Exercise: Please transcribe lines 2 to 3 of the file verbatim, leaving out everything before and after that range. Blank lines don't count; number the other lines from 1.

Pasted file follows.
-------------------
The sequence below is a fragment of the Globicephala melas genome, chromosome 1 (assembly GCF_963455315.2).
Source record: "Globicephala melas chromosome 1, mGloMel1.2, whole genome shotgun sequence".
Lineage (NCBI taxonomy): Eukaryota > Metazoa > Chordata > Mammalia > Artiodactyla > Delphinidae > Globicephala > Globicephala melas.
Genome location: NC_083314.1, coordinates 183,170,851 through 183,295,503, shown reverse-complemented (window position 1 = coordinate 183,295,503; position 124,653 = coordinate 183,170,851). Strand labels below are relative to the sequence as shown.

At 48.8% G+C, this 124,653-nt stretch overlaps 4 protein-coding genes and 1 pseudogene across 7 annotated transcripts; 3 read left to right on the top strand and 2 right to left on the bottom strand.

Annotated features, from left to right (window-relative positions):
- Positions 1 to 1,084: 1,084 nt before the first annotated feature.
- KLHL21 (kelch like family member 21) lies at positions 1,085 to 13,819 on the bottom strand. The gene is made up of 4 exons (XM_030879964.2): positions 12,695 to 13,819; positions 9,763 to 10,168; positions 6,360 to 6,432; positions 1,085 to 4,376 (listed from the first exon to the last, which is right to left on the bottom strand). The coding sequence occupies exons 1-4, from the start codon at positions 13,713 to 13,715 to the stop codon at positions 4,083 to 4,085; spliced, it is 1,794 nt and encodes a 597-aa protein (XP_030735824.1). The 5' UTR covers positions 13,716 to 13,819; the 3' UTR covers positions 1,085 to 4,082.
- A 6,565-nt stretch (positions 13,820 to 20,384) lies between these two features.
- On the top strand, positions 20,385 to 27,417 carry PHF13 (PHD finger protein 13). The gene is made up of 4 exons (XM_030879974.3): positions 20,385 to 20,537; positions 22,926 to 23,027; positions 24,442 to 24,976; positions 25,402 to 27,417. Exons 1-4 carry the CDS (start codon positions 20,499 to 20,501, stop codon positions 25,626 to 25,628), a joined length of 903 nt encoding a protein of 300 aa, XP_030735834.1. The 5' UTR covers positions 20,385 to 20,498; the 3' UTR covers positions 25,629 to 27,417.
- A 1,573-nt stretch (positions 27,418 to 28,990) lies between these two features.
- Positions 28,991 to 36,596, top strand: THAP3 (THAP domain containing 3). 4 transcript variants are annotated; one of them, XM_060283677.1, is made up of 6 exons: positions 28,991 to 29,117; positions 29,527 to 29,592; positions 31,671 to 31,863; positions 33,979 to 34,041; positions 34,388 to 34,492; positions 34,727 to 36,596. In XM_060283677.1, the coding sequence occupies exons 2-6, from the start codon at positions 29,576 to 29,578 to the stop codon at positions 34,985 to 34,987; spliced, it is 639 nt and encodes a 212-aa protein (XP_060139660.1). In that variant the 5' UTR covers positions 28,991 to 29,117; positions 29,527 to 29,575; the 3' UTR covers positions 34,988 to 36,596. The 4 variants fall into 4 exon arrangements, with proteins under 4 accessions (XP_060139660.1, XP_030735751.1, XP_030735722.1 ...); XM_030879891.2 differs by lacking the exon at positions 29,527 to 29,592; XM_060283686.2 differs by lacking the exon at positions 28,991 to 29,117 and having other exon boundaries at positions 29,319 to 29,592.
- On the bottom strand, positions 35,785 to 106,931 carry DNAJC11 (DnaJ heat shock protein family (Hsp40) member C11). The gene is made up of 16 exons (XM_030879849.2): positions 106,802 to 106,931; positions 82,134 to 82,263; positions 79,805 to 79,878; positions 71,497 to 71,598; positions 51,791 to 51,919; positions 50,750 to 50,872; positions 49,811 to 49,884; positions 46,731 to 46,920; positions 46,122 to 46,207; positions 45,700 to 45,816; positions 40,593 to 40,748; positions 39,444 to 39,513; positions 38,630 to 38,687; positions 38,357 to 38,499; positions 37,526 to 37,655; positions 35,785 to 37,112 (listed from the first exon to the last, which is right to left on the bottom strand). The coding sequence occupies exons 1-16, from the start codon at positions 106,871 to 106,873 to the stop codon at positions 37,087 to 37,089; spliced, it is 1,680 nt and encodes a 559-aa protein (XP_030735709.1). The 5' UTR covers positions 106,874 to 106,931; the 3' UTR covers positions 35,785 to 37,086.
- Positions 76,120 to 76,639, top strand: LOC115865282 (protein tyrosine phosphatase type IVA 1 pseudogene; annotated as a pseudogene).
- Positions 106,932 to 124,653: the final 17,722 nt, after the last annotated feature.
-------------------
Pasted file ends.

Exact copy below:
Source record: "Globicephala melas chromosome 1, mGloMel1.2, whole genome shotgun sequence".
Lineage (NCBI taxonomy): Eukaryota > Metazoa > Chordata > Mammalia > Artiodactyla > Delphinidae > Globicephala > Globicephala melas.